The Telegraph
Since 1st March, 1999
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Surgery on a girl’s misery
- Victim of burns and traffickers, Marina looks at new life

Calcutta, Aug. 26: Even in this nation of the unfortunate, few have suffered Marina’s miseries.

When Marina Khatun was two, she sustained such severe burns in an accidental fire that her torso and arms got deformed.

A year later, her deformity caught the attention of child traffickers who thought she could be put to use in begging and smuggled her out of Calcutta to Saudi Arabia to make money for them on the streets of holy Mecca. “A lot of people would take pity and give me money as alms, which the bad men who had taken me to that place would force me to give up. My days and nights in Mecca were a nightmare,” recounted Marina.

For two years from 1994, she begged there. She was not alone.

Marina returned to Calcutta as part of an alarmingly large group of 364 young boys and girls who were rescued from there at the intervention of humanitarian agencies and the Saudi government, which took pity on maimed Indian children.

Since 1996, Marina has been living in homes for destitute children in the south Bengal district of Murshidabad and at Madhyamgram, about 25 km from Calcutta.

Today, you might have caught her praying, her eyes shut, to Allah for strength ' not to bear with more misfortune but to be able to suffer the temporary pain a surgeon’s knife could cause.

On Saturday, Marina will leave her Madhyamgram shelter and get admitted to a south Calcutta nursing home to undergo the first of four planned skin-grafting sessions to be carried out by a plastic surgeon.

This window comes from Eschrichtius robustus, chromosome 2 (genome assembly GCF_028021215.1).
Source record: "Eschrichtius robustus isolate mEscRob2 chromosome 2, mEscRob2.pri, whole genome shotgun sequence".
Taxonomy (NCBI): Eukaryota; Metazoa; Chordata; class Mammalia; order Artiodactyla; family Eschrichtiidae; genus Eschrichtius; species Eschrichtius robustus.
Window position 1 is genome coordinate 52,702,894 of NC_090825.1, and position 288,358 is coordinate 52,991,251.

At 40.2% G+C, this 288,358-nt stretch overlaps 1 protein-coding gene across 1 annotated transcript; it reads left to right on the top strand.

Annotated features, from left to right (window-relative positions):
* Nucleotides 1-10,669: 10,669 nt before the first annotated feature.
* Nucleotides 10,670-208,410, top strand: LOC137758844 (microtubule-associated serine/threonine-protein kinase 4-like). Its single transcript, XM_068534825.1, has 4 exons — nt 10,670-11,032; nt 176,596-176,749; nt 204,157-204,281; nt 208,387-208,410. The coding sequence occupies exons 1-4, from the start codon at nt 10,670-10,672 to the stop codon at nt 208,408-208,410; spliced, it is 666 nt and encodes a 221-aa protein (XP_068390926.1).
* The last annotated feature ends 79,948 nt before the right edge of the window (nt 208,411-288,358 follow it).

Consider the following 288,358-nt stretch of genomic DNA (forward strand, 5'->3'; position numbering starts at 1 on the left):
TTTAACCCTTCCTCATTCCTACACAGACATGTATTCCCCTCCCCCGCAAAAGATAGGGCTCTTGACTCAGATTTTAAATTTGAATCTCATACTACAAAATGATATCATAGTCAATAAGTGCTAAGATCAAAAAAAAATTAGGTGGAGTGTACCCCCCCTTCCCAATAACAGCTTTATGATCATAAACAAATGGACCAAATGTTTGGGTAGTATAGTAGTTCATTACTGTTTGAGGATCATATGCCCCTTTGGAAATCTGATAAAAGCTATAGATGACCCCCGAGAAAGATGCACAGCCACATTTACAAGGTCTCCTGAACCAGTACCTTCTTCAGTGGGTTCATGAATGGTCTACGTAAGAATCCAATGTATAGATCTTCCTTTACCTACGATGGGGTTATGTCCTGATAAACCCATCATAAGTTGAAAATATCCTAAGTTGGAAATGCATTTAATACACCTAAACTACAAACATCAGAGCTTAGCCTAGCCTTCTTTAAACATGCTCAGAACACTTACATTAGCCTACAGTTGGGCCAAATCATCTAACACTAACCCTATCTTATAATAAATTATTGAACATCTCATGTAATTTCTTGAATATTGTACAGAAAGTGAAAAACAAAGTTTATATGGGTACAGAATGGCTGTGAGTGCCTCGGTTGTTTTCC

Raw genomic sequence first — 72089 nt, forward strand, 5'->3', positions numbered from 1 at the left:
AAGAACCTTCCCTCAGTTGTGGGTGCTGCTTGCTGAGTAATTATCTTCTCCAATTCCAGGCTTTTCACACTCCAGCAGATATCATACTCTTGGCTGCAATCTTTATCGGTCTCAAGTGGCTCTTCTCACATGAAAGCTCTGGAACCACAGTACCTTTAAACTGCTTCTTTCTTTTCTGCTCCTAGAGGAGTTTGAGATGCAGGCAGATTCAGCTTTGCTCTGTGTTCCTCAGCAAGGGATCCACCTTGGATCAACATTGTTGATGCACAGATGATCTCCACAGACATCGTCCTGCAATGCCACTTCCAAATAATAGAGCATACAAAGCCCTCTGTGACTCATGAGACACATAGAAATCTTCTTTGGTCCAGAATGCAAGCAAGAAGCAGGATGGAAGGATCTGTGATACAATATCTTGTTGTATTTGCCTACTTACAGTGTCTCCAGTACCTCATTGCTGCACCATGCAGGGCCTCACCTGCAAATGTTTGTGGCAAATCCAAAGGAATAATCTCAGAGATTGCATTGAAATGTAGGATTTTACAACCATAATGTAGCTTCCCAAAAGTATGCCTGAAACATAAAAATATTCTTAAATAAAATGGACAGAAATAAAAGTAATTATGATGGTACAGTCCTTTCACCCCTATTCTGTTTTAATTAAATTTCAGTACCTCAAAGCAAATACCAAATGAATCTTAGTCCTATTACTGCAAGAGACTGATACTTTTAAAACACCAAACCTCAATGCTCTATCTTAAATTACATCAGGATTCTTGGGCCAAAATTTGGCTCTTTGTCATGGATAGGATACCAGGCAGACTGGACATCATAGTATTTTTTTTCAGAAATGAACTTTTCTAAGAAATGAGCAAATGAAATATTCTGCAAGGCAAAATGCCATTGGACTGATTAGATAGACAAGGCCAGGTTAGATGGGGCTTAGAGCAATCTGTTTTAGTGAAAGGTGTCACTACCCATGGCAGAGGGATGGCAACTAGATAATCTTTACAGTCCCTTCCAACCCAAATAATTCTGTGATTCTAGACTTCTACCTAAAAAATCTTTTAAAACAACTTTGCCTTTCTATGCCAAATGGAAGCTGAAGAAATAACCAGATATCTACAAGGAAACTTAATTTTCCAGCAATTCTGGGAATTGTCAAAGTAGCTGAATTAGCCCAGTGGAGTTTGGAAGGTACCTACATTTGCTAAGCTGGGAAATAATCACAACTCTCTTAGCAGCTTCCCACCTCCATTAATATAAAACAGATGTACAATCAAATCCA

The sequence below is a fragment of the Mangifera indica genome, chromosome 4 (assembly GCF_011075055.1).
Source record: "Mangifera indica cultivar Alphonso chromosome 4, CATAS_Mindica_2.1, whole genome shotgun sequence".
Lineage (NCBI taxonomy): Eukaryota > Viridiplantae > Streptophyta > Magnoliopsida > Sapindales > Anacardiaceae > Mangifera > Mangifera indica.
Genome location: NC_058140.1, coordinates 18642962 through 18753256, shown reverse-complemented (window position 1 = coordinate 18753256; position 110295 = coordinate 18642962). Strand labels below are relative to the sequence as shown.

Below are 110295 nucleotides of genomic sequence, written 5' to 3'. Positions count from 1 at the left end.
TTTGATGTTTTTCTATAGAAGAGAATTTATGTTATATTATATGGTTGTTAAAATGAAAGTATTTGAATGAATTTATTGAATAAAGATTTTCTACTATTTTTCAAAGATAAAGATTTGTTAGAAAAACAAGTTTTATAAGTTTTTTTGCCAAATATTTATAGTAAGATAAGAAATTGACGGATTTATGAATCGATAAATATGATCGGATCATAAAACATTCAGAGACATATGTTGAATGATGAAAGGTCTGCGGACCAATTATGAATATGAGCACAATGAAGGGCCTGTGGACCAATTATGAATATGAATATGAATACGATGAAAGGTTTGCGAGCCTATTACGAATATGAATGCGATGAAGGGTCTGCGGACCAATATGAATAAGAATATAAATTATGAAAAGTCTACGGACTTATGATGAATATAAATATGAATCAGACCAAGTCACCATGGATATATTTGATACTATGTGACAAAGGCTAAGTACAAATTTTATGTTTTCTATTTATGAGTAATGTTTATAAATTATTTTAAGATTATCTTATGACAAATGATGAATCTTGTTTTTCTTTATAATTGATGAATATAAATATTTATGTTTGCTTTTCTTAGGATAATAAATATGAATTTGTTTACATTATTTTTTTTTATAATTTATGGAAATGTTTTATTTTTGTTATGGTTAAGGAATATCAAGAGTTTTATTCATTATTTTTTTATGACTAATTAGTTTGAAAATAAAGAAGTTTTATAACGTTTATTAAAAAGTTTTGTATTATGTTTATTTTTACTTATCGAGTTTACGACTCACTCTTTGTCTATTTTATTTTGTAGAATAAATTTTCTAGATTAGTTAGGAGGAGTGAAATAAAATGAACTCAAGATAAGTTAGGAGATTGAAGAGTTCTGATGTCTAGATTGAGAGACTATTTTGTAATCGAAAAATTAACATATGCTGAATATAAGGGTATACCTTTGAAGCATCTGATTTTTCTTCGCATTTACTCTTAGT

Another little girl in faraway Minneapolis, Lydia Berger, has made it possible for her to have the surgery, with help from several others.

“The poor child will require four sittings every three months,” said Shankar Chatterjee who will do the skin-grafting.

“Her arms got stuck to the sides following the burning. We will first free her arms so that she can move them like a normal person and take it from there one at a time,” he said.

For nine years, Marina lived in homes run by Free the Children India. Swapan Mukherjee, the chairman of the Calcutta-based NGO, said: “We saved quite a few boys and girls who seemed completely at sea when they first arrived, and among them we found this small girl who could barely identify herself as Marina.”

A few years ago, Alex Crittendent, a social worker from Minneapolis, visited the home where Marina was staying.

“It is a pity that such a little girl had to endure so much pain. I will try to help her,” Alex told The Telegraph.

After getting back to the US, Alex got in touch with non-government organisations. Soon Lydia got to know of Marina and started raising money for her.

The news that Lydia has been able to raise $1,500 spread to other parts of the US and the ears of Ranjan Dutta Gupta, IBM Corporation’s senior director (executive) in Atlanta with roots in Bengal. He, too, joined in the fund-raising.

“In June this year, when I was in Bengal I met Marina and was moved to see her. To me, Marina is a representative of thousands of luckless, suffering children who need our support,” Dutta Gupta said from Atlanta.

Sadly, support in India was lacking. Mukherjee said that after Marina was taken to the children’s home, “she began to learn and read and attend school, but with her hand movement restricted, she was suffering”.

The home authorities tried to organise the surgery but failed.

Tomorrow, the series of surgeries starts to reconstruct her body. Possibly, her life too.

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